Writer: Gideon Raff (Screenplay)
Starring: Thora Birch, Gideon Emery, Kavan Reece, Derek Magyar, Gloria Votsis, Todd Jensen
Story: An American college wrestling team head to Europe for a competition. A group of the team (Alex (Birch), Willy (Emery), Sheldon (Reece), Todd (Magyar) and Claire (Votsis)) decide to go to a party before moving on to the next venue. This night out proves to be a bad idea as they miss the train. Coach Harris (Jensen) is furious and lectures the team.
With no one who can speak the native language a mysterious woman offers them a ride on her train going to the same destination as the team. On the train, which is filled with stereotypical Eastern Europeans mainly creepy peados the team settle down for the journey.
With the coach of cooling down the other play a little game of truth or dare, leading to Todd running off and not returning. While the other believe he is just playing they head to bed. The morning after Todd still hasn’t return and the Coach has gone missing. The others start to look for the two of them with little help or success from the train staff.
Alex and Willy find there way into the secret compartment and find out what has been happening to their friends. Can they survive the horror that awaits them and uncover the reasons for the people actions?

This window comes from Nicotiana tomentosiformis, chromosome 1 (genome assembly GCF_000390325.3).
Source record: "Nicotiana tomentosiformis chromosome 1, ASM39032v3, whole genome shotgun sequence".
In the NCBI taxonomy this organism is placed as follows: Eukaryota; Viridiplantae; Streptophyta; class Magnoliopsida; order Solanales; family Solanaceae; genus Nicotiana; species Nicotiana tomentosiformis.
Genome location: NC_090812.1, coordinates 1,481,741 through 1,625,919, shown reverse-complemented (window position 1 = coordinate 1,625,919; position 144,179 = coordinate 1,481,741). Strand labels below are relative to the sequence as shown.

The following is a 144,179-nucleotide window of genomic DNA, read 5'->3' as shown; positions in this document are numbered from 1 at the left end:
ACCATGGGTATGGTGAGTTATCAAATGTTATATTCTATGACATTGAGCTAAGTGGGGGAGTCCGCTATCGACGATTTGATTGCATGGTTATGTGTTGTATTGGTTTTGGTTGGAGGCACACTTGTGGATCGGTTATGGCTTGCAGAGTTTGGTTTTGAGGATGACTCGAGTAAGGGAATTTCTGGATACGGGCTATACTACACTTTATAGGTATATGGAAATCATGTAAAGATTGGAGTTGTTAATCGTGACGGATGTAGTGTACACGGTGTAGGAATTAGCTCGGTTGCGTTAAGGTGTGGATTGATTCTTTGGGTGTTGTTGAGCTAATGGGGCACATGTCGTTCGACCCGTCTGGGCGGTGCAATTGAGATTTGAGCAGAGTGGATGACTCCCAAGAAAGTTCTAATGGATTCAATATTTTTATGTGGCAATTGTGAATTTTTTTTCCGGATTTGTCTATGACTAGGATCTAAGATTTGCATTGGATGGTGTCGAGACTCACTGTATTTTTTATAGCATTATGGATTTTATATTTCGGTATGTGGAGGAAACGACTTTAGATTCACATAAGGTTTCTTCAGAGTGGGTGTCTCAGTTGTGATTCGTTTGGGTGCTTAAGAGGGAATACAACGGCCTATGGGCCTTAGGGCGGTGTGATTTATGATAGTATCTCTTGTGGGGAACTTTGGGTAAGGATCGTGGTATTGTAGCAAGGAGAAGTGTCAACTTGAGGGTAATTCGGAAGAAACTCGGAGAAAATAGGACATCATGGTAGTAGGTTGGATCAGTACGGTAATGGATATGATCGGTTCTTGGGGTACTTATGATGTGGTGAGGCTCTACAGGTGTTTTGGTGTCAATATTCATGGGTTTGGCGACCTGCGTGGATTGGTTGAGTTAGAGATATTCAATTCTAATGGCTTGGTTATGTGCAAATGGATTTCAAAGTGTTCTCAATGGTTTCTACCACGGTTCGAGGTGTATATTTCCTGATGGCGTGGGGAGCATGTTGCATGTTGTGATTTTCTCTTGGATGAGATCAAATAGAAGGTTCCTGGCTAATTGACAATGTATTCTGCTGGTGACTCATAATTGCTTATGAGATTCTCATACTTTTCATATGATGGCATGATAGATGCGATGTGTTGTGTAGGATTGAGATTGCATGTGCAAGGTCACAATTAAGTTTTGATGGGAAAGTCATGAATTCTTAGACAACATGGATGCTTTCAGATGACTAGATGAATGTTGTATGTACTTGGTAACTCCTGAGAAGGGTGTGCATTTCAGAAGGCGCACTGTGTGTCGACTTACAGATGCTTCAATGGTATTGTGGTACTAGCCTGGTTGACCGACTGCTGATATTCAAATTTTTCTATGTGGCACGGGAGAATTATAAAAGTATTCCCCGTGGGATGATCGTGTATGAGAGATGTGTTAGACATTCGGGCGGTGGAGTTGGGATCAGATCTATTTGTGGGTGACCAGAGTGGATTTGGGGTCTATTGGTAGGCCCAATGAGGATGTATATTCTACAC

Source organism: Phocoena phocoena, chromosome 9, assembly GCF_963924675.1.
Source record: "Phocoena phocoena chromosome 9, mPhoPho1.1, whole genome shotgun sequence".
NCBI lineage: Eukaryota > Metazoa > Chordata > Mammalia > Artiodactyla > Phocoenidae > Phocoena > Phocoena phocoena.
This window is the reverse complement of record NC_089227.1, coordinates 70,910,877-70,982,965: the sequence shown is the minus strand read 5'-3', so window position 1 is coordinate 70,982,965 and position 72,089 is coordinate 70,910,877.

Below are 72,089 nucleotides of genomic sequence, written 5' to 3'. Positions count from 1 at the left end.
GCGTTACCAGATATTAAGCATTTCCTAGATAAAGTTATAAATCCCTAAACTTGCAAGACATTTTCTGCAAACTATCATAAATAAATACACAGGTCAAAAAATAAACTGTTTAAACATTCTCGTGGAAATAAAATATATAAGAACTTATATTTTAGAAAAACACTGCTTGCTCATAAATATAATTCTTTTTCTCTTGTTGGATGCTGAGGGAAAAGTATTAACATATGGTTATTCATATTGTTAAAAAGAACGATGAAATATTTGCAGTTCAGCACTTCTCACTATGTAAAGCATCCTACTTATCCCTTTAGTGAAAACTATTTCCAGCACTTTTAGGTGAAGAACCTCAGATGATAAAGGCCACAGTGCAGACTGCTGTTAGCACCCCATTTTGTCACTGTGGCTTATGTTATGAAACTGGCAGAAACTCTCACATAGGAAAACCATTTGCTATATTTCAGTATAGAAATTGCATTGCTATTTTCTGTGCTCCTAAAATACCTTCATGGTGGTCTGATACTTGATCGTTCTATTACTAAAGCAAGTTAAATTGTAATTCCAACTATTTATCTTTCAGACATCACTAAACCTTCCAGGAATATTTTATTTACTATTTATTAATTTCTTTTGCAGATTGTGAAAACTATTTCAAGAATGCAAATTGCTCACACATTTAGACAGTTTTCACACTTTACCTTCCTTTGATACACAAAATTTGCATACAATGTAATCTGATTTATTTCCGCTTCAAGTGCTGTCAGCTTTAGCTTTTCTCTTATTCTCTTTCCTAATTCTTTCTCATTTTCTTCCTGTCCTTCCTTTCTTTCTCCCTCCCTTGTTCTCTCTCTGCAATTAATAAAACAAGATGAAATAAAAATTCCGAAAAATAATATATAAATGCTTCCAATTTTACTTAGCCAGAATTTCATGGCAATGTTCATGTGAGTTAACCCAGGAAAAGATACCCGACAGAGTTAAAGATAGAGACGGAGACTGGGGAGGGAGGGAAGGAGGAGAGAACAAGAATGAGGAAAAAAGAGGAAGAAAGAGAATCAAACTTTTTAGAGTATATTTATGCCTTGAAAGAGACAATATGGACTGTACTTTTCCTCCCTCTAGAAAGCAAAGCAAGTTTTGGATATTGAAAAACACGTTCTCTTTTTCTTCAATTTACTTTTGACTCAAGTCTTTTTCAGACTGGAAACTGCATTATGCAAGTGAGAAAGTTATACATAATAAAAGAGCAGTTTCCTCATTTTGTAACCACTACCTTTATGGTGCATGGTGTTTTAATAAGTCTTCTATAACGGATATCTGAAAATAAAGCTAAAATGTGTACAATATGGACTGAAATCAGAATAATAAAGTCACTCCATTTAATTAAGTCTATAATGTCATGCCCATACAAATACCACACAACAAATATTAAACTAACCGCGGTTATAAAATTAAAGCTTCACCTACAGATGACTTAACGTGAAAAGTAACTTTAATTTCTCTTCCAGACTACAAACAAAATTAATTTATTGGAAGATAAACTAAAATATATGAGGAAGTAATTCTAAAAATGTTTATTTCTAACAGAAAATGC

Overall: Remember when Hostel first came out with all the torture porn for fun, well this uses this to make a different spin on that idea. With most of the action taking place on a train hence the title it follows a similar trend. One thing that bugged me through out this film is how the ‘wrestling’ team don’t seem to know how to fight. The torture scenes are unnecessary as there would have been more sense doing what they do another way. One thing I did like was the reasoning behind what the villains were doing what they were, as it does have some part of a believable side to it. But if it didn’t have Thora Birch in I wouldn’t have given it a second look and even with her star power this is a pretty routine torture porn horror offering nothing new to the genre.